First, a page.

Pressure sensor circuit - explanation?

I was looking for different ideas for measuring water depth for my espresso machine and thought maybe the easiest way to measure water would be to measure the water pressure at the bottom of the water tank. Anyways, I came across this site: http://www.practicalarduino.com/projects/water-tank-depth-sensor

The schematic for the circuit is: |500x346

I have some generally understanding of the circuit, but I'm wondering if someone would be willing to take a few minutes and explain how the circuit works. I really can't figure out U1/4 is doing (maybe part of calibration), why the circuits go through the op-amp again at U1/3, etc.

thanks

Google "instrumentation amplifier". The 1k resistor connected to the output of U1/4 is normally grounded. U1/4 is used to inject a small voltage for offset/trim.

The MPX2010DP sensors is also available with inbuild temp compensated insrumentation amp. I think it's the MPX5010DP. Leo..

Thanks, knowing that term helps.

The MPX5010DP can connect directly to an analogue input (plus 5volt and ground).
Theoretically you have ~40 digital values per 10cm of water with this sensor.
Leo…

For ~$3 more it's definitely worth using the MPX5010.

I'm not aware of any Freescale MPX... sensors that are rated for water immersion. My own experience is that they fail within a few days of getting wet.

If you are determined to use one of these sensors because of the price, then you will need to use a bubbler arrangement so that the sensor always remains dry.

Unfortunately I don't believe there is such a thing as an affordable water rated pressure sensor. Clearly there is a gap in the market, but I don't see any signs of this changing in the near or distant future, but I would like to be proven wrong.

mikb55, you don’t need a bubbler arrangement for a tank that empties semi-frequently (like OP’s espresso machine)

Chagrin: mikb55, you don't need a bubbler arrangement for a tank that empties semi-frequently (like OP's espresso machine)

theoretically, you are correct, as long as the tube can be drained. however, the humidity will be 100% and the surface of the sensor will potentially be saturated. I would advise against this approach if there are any other viable sensing methods.

Is a bubbler a setup where a tube containing the pressure sensor is lowered into the water tank and air is passed down through the tube to ensure that water does not rise up inside the tube? I was thinking about using a closed ended tube but I hadn't considered humidity.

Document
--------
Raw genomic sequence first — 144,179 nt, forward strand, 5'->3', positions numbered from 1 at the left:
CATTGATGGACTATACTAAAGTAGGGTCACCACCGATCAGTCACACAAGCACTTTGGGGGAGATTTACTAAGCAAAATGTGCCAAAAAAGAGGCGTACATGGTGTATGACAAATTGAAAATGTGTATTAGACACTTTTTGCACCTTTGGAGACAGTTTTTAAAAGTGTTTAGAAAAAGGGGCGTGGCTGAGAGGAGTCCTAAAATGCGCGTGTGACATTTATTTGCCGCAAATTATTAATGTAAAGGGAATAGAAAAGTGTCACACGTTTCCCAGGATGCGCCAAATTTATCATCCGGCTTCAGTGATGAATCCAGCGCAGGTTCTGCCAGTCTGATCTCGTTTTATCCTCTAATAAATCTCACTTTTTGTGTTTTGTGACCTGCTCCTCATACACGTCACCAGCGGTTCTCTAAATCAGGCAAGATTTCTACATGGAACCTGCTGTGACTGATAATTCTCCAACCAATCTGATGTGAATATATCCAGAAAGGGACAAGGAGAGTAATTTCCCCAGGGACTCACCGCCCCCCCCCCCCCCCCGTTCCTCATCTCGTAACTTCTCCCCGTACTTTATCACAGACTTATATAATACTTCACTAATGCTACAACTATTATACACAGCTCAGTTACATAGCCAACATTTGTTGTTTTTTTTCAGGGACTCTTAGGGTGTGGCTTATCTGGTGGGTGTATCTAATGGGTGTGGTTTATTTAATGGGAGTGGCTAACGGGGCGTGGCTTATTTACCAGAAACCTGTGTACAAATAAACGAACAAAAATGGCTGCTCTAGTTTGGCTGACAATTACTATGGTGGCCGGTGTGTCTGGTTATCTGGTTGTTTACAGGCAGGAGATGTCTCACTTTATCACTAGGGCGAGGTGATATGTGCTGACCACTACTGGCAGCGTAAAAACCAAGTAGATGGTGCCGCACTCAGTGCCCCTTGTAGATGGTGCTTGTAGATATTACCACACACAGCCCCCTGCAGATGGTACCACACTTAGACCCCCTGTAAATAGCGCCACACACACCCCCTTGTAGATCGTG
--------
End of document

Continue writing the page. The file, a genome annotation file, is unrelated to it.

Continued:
I'm now thinking that I'm better off using a water level conductivity sensor, if I can find a long enough one that will fit through the tank's opening.

bcphysics: I'm now thinking that I'm better off using a water level conductivity sensor, if I can find a long enough one that will fit through the tank's opening.

I wouldn't recommend that for any substance that is for human consumption. There can be electrolysis from impurities in the water which will leach potentially toxic metal from the electrodes and dissolve it in the water. A capacitive sensor avoids this by using insulated electrodes.

dave-in-nj:
theoretically, you are correct, as long as the tube can be drained.
however, the humidity will be 100% and the surface of the sensor will potentially be saturated.
I would advise against this approach if there are any other viable sensing methods.

Freescale references AN1950 right in the MPX5010 datasheet – how to use it for water level sensing. One of its target applications is for use in washing machines.

You can make a very simple and remarkably accurate external capacitive water level sensor, as shown here.

Thanks for the replies. I've been thinking about this for a while and wonder if a decent solution would be as explained here: http://www.electroschematics.com/9964/arduino-water-level-indicator-controller/

My primary problem with my espresso machine is that I don't want to run out of water while making a shot of espresso. So I really only need a binary reading of water level - I need to know when the water falls below a certain level.

A float switch is good for that. There's lots of different types available. Most are "automotive" sized, which makes them a bit big for a coffee machine but there's no reason why it shouldn't be possible to make it fit.

Hi,

Anything you put in your machine will have to be "Food Grade" for health reasons.

google food grade float switch

You will be amazed at what is available.

Tom.... :)